The Ordinary Pastor
Recently, The Gospel Coalition unveiled a new project called The Ordinary Pastor. The goal in two words: "Be encouraged."
Be encouraged when growth is slow and measured by generations. Be encouraged when guilt, fear, and the specter of failure form an unholy alliance against you. Be encouraged when young men grown fat on the feast of podcasts question your every move. Be encouraged when no one knows your name; it is written in blood in the book of life. Ordinary pastor, be encouraged: Your faithful labor in the darkened forest of obscurity is heroic.I am not yet a pastor. Even the "yet" comprises so much uncertainty. Thankfully these concerns are of the Lord. Regardless of my own situation I am encouraged with the direction The Gospel Coalition is taking by highlighting the countless pastors who God uses on a minute-by-minute basis to preach the gospel of Christ, disciple people by the Spirit, and faithfully serve where they are -- all without ever being recognized by throngs of screaming fans who inject the pastor's material into their eyes and ears.
The Ordinary Planter
Building off of this is the real
I was just reading earlier about Steven Furtick, a 30 year-old pastor who was first a planter. Starting in Charlotte, North Carolina, only four years ago with seven other couples, his church, Elevation Church, is over 6,000 strong. Their website says they've seen over 8,000 people receive Christ. He also has a book coming out, Sun Stands Still, which according to recent tweets may be sold out on Amazon before next Tuesday. But for every Steven Furtick -- or Mark Driscoll or Tim Keller or Rick Warren -- there are hundreds of men plowing daily to minister to several dozen individuals in cities of millions or towns of thousands. When they hold their first baptism service it can be in a kiddie pool at the rented gym or even the bathtub at the pastor's house. There is no explosion of growth in terms of numbers or conversions although the preaching may be powerful and burrow deep into the hearts of the 80 people who faithful arrive on Sunday mornings not only to listen, but to set up the equipment, pray, break down and do childcare.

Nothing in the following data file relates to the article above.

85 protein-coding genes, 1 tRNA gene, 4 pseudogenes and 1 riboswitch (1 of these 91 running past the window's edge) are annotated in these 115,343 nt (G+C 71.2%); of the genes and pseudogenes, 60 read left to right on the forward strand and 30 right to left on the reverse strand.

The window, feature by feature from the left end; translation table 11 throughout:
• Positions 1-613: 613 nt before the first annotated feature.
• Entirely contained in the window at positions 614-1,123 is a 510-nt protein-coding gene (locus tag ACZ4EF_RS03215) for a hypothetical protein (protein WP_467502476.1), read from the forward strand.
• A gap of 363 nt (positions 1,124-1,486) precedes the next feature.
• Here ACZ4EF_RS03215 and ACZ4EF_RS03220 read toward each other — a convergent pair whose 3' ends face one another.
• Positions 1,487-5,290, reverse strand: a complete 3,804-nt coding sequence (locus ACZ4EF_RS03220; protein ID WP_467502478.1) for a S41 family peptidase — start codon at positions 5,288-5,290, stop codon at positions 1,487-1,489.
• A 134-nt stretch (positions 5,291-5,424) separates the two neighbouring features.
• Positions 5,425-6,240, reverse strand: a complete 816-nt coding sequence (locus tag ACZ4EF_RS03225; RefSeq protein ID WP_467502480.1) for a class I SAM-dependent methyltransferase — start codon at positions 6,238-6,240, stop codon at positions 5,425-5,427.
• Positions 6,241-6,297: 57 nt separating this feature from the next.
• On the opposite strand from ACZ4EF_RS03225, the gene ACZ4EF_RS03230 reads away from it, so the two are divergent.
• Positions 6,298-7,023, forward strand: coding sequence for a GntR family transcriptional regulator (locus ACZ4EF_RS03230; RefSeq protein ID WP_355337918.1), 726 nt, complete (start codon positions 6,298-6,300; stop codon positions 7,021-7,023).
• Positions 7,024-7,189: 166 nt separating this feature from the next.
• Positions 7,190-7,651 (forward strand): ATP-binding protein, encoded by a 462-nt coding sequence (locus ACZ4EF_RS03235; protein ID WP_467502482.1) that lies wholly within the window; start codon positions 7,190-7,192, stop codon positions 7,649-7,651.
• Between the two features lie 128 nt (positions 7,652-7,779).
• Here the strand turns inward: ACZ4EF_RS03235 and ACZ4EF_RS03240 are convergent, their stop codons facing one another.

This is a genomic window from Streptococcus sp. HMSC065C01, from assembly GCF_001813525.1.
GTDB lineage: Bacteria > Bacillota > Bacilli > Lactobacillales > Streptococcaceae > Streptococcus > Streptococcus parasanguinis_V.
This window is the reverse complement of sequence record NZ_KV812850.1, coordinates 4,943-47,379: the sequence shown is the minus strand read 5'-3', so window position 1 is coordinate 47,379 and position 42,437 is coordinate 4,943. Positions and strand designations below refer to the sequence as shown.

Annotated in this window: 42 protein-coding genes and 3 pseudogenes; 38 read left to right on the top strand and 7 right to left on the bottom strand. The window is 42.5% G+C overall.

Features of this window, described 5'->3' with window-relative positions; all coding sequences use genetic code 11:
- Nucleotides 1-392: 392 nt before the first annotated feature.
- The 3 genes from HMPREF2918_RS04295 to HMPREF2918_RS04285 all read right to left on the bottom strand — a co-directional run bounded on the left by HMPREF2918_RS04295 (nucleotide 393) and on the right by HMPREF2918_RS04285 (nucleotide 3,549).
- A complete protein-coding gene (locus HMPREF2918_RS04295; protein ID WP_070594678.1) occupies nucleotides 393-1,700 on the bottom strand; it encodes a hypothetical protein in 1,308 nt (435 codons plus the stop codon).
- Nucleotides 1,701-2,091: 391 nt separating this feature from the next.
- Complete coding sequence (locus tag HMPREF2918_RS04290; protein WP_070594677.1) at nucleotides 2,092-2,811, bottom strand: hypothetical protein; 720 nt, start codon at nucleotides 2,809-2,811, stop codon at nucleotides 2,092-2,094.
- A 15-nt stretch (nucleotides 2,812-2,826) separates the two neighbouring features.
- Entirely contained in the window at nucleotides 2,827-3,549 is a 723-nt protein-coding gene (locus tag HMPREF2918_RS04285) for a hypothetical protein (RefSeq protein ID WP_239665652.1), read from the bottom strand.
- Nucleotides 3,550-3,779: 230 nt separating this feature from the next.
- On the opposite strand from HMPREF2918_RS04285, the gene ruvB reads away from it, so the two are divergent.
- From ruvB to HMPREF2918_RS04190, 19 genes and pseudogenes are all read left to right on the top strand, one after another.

This is the life of the ordinary church planter and the ordinary church plant. A study done by Dr. Ed Stetzer in 2007 states that there are 4,000 church plants annually. In a conversation with him around this time last year, Dr. Stetzer stated that after four years of the existence of a church plant the average membership is 75 people. Think about it for a moment. We have a tendency to glamorize not only the megachurch pastor, but also the megachurch planter, the individual (and families and core groups) that seems to see his church grow by the hundreds while he sleeps. Yet when we survey the landscape of church planting, we see planting following the pattern of pastoring -- it's ordinary.
The clock has struck 12:00 am. Tomorrow starts early again at 5:30 am (hopefully). Therefore I shall stop here. Please know that the direction of these posts is to share church planting experiences from those on the ground. This may include planter profiles, stories of conversion, challenges faced along the way, etc.
Are you looking to be a pastor? What about a church planter? Are you involved in a large church or a small church? How do you view the situation there? Are you like me, helping out with a church plant? What's your experience like? What about your pastor?
Just an ordinary guy with an ordinary blog helping out with an ordinary church plant
By His Grace.